Sometimes people accumulate personal debts beyond their ability to pay. Sometimes the only solution is to declare bankruptcy. The U.S. Bankruptcy Code has two methods for individuals to settle their debts, Chapter 7 and Chapter 13.
Chapter 7 bankruptcy, commonly called straight bankruptcy, comprises about 80 percent of the consumer filings. The most drastic method of settling financial problems, it involves liquidating, or selling, the debtor's non-exempt property and possessions and distributing the proceeds to the creditors. Most people who file Chapter 7 do not have many non-exempt assets.
Upon filing for Chapter 7 bankruptcy in bankruptcy court, a person places his assets under the protection of the court and submits a Statement of Financial Affairs describing his background and financial history. The court notifies the person's creditors of the filing, and collection efforts stop.
The person also submits to the court schedules of all his assets and liabilities. Assets include real property (such as real estate), personal property (household goods, clothing, retirement funds, cash, etc.), and all other assets. Liabilities include priority debts (taxes), secured creditors (auto dealers, home mortgages, etc.), and unsecured creditors (credit cards).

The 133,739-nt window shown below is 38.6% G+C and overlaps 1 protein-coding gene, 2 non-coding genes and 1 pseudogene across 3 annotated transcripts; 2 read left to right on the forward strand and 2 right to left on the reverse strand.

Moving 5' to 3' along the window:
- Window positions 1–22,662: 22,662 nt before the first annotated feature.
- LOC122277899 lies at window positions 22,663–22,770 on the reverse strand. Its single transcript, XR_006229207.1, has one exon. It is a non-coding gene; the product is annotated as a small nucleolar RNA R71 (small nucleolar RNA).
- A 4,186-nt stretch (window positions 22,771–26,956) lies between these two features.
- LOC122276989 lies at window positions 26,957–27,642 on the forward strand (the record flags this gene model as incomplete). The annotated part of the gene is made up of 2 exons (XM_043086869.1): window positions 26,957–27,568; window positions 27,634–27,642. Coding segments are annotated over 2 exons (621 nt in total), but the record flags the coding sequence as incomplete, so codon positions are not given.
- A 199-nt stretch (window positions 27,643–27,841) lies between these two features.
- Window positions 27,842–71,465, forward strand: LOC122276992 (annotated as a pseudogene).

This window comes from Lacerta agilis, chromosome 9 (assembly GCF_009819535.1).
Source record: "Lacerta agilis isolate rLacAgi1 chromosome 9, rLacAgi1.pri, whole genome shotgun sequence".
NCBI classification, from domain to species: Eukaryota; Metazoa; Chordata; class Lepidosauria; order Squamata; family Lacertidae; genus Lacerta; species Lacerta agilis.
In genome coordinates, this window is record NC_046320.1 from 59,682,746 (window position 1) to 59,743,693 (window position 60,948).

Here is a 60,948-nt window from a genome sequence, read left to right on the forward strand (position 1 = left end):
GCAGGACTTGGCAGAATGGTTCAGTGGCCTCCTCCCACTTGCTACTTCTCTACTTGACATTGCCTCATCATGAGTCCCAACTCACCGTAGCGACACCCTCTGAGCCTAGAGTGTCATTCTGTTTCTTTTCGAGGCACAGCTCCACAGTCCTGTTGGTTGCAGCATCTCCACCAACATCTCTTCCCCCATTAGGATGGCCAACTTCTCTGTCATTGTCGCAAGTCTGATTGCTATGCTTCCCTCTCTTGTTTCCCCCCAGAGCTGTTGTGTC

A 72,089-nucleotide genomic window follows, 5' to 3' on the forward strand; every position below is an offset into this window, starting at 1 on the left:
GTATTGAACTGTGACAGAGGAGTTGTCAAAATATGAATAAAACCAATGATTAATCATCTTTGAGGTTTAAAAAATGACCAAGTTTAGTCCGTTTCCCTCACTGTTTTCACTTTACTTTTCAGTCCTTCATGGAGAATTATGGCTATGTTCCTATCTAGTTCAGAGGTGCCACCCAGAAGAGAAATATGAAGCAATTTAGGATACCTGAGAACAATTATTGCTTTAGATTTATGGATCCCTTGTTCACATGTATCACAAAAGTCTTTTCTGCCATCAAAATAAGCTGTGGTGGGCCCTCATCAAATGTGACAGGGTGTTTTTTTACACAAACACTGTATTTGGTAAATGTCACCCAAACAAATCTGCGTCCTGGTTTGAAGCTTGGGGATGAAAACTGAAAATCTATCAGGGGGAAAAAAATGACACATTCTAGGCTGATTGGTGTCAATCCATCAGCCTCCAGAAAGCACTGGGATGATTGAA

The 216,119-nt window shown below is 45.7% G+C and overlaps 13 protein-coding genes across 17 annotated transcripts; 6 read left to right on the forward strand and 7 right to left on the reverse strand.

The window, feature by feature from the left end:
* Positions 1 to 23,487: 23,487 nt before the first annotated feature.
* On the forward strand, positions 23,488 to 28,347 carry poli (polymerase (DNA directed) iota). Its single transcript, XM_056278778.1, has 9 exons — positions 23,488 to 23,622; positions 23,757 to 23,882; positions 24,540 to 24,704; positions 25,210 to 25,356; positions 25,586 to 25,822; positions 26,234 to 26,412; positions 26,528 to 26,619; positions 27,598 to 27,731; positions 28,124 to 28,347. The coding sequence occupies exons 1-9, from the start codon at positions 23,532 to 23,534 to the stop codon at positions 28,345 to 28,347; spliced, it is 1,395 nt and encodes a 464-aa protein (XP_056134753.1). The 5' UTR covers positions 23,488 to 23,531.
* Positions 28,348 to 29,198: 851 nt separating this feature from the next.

Bankruptcy law allows the person to exempt some assets from liquidation. Under Mississippi law, a person may exempt $10,000 of specific types of personal property; insurance payments on exempt property; income from disability insurance; most payments under a qualified pension, profit-sharing or similar retirement or disability plan; and the debtor's homestead up to the value of $75,000 over and above any mortgage amount.
For secured debts such as a car loan or home mortgage, the debtor must continue to make payments on those loans to keep the asset. Otherwise, the creditor may petition the court for permission to repossess the asset.
A trustee receives all the person's non-exempt assets, sells the items, and distributes the proceeds to creditors. The trustee pays administrative claims first and in full then priority claims, including taxes. Unsecured creditors receive proportionate payments based on the amount of remaining proceeds versus the total debt owed.
Following distribution of the proceeds--or approximately 60 days after the meeting of creditors if there are no non-exempt assets--the court discharges or dismisses the debtor from paying any remaining balances on the unsecured debts. A record of the bankruptcy remains on the debtor's credit history for 10 years.